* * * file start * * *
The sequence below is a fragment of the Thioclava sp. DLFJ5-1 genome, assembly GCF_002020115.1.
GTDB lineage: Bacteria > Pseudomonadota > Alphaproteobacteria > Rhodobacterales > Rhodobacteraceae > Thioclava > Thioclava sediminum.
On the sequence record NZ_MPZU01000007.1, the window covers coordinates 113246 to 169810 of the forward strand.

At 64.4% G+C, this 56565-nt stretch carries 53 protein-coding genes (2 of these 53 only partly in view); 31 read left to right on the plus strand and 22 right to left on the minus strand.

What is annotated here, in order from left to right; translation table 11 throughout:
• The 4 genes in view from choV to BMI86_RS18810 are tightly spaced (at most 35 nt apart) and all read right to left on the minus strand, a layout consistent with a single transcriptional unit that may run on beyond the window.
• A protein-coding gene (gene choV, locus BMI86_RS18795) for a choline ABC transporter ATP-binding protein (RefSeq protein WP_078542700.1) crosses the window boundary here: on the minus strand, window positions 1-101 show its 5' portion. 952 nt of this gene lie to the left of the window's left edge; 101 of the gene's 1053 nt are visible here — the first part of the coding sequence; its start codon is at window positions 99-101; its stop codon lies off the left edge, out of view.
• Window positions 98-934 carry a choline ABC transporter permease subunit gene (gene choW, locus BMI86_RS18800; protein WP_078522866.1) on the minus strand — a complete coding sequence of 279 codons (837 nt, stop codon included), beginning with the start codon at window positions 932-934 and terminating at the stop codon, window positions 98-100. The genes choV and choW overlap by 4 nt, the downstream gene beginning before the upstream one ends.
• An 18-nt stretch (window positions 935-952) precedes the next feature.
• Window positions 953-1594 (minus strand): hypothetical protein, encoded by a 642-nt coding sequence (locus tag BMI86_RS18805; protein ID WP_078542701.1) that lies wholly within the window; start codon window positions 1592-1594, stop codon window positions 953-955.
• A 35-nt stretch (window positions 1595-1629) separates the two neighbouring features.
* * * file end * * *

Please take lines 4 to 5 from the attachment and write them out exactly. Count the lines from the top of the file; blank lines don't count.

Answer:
At 64.4% G+C, this 56565-nt stretch carries 53 protein-coding genes (2 of these 53 only partly in view); 31 read left to right on the plus strand and 22 right to left on the minus strand.

What is annotated here, in order from left to right; translation table 11 throughout: